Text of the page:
Police today seized the one millionth uninsured car to be caught in a crackdown that began in 2005.
The milestone was revealed by the Motor Insurers' Bureau (MIB) which today relaunched its uninsured driver campaign in Birmingham.
Since 2005, when police were given powers to stop vehicles identified as being driven without insurance, an average of 500 vehicles have been seized each day. Of those, an estimated 30 per cent are crushed.
The milestone was welcomed by the AA which said it underlined the progress being made by police and the MIB in the fight against uninsured drivers.
AA Insurance director Simon Douglas said: “A million cars seized is great news, yet there are still an estimated 1.2 million vehicles on Britain's roads being driven without cover. That's around one out of every 25.
”The MIB, which provides compensation to innocent victims involved in collisions with uninsured drivers and drivers who fail to stop, is doing great work with the police and community leaders to get through to persistent offenders.
“But we are still a long way from cleaning up Britain's roads. In uninsured driver hot-spots such as parts of Birmingham, innocent motorists are eight times more likely than average to be hit by an uninsured vehicle.”
He added that West Midlands Police alone were seizing, on average, one uninsured vehicle per hour.
Police identify them with automatic number plate recognition technology which compares registration numbers against data provided by the motor insurance database operated by the MIB.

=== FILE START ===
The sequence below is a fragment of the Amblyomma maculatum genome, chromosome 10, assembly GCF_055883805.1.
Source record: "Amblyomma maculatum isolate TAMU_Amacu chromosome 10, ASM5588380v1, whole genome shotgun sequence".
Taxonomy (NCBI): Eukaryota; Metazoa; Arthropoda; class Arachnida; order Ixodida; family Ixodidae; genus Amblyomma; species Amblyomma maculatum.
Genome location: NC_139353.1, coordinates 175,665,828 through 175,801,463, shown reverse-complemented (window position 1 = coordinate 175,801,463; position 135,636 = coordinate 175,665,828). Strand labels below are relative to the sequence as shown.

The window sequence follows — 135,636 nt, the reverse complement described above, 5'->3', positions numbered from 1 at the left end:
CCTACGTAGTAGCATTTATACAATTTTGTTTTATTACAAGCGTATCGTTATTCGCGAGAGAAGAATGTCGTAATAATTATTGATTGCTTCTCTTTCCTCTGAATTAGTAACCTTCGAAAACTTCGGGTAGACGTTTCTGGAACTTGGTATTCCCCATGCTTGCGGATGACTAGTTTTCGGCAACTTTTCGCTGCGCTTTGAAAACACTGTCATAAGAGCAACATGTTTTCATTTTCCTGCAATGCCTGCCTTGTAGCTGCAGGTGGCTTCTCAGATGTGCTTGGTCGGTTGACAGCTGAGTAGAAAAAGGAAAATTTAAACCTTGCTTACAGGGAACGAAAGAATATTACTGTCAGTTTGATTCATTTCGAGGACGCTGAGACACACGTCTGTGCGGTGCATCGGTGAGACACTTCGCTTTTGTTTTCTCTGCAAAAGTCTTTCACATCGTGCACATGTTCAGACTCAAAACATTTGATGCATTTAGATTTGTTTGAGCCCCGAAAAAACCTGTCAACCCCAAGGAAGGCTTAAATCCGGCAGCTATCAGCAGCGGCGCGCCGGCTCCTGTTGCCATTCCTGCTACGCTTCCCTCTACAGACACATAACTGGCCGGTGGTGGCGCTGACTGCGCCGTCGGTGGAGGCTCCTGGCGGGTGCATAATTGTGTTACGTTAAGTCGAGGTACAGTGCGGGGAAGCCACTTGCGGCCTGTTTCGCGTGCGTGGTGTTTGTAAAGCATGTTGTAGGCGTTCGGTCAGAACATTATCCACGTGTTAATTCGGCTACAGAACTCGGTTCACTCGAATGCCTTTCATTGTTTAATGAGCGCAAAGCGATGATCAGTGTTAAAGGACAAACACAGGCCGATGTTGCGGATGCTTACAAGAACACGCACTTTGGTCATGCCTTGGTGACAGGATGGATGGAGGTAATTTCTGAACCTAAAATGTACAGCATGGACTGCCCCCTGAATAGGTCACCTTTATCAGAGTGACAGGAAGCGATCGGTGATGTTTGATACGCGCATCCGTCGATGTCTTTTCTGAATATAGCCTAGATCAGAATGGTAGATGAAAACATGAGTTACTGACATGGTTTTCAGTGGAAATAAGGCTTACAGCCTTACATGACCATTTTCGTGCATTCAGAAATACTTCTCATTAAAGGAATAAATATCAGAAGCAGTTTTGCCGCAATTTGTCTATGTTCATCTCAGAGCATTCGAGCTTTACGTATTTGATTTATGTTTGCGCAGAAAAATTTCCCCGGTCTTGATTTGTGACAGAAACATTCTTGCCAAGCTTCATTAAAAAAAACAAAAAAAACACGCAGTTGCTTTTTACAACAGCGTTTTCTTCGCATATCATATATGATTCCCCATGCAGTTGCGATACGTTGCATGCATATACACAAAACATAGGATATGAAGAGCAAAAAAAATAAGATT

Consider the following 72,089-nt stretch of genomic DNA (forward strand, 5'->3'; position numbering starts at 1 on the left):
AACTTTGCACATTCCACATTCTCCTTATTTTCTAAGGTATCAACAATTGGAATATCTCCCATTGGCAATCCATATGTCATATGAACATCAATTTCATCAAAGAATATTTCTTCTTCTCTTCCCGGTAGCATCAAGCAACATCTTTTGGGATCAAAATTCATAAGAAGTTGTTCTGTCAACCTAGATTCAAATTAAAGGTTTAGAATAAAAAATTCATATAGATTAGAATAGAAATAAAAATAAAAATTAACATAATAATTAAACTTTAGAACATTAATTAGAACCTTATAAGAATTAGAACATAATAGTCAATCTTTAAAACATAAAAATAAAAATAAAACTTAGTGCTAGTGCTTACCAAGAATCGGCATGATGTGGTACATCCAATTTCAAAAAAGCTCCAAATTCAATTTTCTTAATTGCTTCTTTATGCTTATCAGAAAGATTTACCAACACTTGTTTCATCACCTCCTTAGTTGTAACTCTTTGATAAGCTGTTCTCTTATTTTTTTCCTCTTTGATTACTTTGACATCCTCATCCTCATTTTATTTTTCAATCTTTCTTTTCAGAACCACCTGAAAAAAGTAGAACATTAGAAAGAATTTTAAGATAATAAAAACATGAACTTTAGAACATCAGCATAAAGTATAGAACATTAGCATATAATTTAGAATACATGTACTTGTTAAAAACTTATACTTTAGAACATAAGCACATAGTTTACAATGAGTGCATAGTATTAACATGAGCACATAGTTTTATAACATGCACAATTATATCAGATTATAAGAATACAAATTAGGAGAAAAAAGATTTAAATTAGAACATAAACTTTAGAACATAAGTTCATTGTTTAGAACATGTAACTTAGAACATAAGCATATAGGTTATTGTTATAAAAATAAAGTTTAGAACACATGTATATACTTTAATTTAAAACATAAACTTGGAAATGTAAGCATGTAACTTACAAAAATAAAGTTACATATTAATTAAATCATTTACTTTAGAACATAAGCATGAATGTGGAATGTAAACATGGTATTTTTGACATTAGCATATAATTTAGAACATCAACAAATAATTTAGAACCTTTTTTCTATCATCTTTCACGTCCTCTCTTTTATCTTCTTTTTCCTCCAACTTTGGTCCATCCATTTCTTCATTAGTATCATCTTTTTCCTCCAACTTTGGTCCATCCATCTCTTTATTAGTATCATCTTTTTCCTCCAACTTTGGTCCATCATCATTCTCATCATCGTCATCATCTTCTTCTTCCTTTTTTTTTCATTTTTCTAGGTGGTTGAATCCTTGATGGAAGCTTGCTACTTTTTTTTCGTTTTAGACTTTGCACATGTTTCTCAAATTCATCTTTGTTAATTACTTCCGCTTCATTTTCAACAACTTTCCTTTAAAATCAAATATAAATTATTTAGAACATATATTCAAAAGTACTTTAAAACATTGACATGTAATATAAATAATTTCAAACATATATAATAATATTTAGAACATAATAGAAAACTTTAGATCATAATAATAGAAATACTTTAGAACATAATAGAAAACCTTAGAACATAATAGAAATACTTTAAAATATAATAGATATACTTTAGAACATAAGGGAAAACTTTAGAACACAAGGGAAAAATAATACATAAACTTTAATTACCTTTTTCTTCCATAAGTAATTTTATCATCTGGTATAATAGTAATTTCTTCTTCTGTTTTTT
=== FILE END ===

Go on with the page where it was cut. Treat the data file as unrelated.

Mr Douglas added: “Every year, uninsured drivers kill 160 and injure 23,000 innocent people. What's more, the cost of the work carried out by the MIB adds around £33 to every honestly bought car insurance policy. It is not a victimless crime.”
Mr Douglas said the penalties meted out by the courts to uninsured drivers are too lenient.
He added: “Honest young drivers may have to pay £3,000 or more for their first car insurance policy, a figure that has been pushed up by uninsured drivers, yet the average fine for driving without cover is only about £200. Many go on to reoffend.
”Most are young men often with a string of motoring and other offences behind them and may not have a driving licence. Their cars are frequently poorly maintained, have no MoT or tax and are driven with little regard for traffic laws."
James Dalton, head of motor insurance at the Association of British Insurers, said: "Reducing the menace of uninsured driving remains a priority for insurers. As well as being a danger on the roads, the cost of crashes caused by uninsured drivers pushes up the insurance premiums of honest motorists.
"Today's announcement that the police have seized their one millionth uninsured vehicle shows what can be achieved when the Government and industry work together to crack down on the unnecessary costs facing all motorists."